Article Text

Protocol
Health professional’s implicit bias of adult patients with low socioeconomic status (SES) and its effects on clinical decision-making: a scoping review protocol
  1. Claire Job1,2,
  2. Bami Adenipekun2,
  3. Anne Cleves3,
  4. Ray Samuriwo4
  1. 1Cardiff University College of Biomedical and Life Sciences, Cardiff, UK
  2. 2School of Healthcare Sciences, Cardiff University, Cardiff, UK
  3. 3Velindre University NHS Trust Library, Cardiff University Information Services, Cardiff, UK
  4. 4School of Nursing and Healthcare Leadership, University of Bradford, Bradford, UK
  1. Correspondence to Claire Job; jobc{at}cardiff.ac.uk

Abstract

Introduction Despite efforts to improve population health and reduce health inequalities, higher morbidity and mortality rates for people with lower socioeconomic status (SES) persist. People with lower SES are said to receive worse care and have worse outcomes compared with those with higher SES, in part due to bias and prejudice. Implicit biases adversely affect professional patient relationships and influence healthcare-related decision-making. A better understanding of the relationship between SES and healthcare-related decision-making is therefore essential to address socioeconomic inequalities in health.

Aim To scope the reported impact of health professionals bias about SES on clinical decision-making and its effect on the care of adults with lower SES in wider literature.

Methods This scoping review will use Joanna Briggs Institute methods and will report its findings in line with Preferred Items for Systematic Reviews and Meta-Analyses for Protocols and Scoping Reviews guidelines. Data analysis, interpretation and reporting will be underpinned by the PAGER (Patterns, Advances, Gaps, Evidence for Practice and Research recommendations) framework and input from a patient and public interest representative. A systematic search for literature will be conducted on various, pertinent databases to identify relevant literature such as peer-reviewed articles, editorials, discussion papers and empirical research papers. Additionally, other sources of relevant literature such as policies, guidelines, reports and conference abstracts, identified through key website searches will be considered for inclusion.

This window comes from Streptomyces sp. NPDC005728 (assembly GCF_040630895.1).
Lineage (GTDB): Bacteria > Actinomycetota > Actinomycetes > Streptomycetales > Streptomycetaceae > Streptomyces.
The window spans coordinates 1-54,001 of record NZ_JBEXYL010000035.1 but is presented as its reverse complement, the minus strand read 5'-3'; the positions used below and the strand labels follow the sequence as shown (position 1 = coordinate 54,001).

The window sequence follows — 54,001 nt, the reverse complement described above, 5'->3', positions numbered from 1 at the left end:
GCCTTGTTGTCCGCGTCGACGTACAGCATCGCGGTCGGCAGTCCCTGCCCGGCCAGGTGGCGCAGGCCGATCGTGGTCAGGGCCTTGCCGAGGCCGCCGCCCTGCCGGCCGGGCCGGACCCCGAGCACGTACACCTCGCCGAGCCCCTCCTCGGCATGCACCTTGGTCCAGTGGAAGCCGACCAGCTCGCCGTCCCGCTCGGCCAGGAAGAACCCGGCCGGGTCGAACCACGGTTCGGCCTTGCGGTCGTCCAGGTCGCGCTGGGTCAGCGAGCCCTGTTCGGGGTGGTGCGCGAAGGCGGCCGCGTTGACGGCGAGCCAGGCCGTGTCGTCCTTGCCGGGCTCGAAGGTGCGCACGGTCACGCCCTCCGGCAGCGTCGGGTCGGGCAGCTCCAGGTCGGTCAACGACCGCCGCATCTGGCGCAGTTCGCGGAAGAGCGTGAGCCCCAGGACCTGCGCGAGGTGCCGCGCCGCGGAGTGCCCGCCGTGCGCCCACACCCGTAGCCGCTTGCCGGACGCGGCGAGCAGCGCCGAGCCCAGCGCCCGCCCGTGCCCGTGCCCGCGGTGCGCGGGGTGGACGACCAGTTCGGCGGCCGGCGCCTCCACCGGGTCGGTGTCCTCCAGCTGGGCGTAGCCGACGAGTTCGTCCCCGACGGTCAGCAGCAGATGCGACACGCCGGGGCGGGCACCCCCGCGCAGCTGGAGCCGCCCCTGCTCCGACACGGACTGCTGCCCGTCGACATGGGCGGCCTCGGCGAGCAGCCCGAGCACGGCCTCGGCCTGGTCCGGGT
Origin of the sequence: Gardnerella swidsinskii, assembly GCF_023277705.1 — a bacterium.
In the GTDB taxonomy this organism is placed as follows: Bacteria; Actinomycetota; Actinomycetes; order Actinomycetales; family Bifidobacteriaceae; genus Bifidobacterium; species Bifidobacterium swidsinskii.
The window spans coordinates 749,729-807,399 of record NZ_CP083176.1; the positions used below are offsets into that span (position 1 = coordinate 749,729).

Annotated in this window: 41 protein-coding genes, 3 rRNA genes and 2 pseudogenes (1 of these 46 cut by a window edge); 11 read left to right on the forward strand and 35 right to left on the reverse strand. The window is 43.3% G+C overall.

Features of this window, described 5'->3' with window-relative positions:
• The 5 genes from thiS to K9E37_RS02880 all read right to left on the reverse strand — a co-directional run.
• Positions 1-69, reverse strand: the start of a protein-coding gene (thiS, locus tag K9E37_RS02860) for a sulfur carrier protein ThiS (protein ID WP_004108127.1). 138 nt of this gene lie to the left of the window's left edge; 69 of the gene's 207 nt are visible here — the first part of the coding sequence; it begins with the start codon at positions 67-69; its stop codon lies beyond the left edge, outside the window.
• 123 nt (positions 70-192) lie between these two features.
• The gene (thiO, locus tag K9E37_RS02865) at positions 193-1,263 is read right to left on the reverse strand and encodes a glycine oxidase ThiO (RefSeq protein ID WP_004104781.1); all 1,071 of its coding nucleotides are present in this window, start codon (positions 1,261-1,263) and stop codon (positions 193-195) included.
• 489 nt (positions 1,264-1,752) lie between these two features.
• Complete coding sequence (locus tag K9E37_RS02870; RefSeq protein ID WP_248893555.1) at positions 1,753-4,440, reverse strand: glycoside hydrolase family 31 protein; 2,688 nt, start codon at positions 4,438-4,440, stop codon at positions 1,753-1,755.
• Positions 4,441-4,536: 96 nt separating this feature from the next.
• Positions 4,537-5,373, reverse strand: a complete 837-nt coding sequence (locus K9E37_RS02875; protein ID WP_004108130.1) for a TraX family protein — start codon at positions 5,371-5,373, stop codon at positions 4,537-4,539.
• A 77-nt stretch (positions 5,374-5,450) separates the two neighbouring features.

Ethics and dissemination Ethical approval is not required for this scoping review. The results will be disseminated through an open access peer-reviewed international journal, conference presentations and a plain language summary that will be shared with the public and other relevant stakeholders.

  • medical education & training
  • epidemiology
  • public health
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STRENGTHS AND LIMITATIONS OF THIS STUDY

  • To the best of our knowledge, this the first scoping review exploring health professional (HP) implicit bias of socioeconomic status and its influence on HP decision-making.

  • This scoping review will be conducted in line with international standards for best practice to ensure rigour and transparency.

  • The inclusion of a patient and public representative adds quality, through ensuring the review is relevant, meaningful and informed by the patient’s voice.

  • Only studies published in English are included and therefore this scoping review may exclude relevant evidence published in other languages.

  • In keeping with the nature of a scoping review, the quality of evidence collected will not be evaluated.

Introduction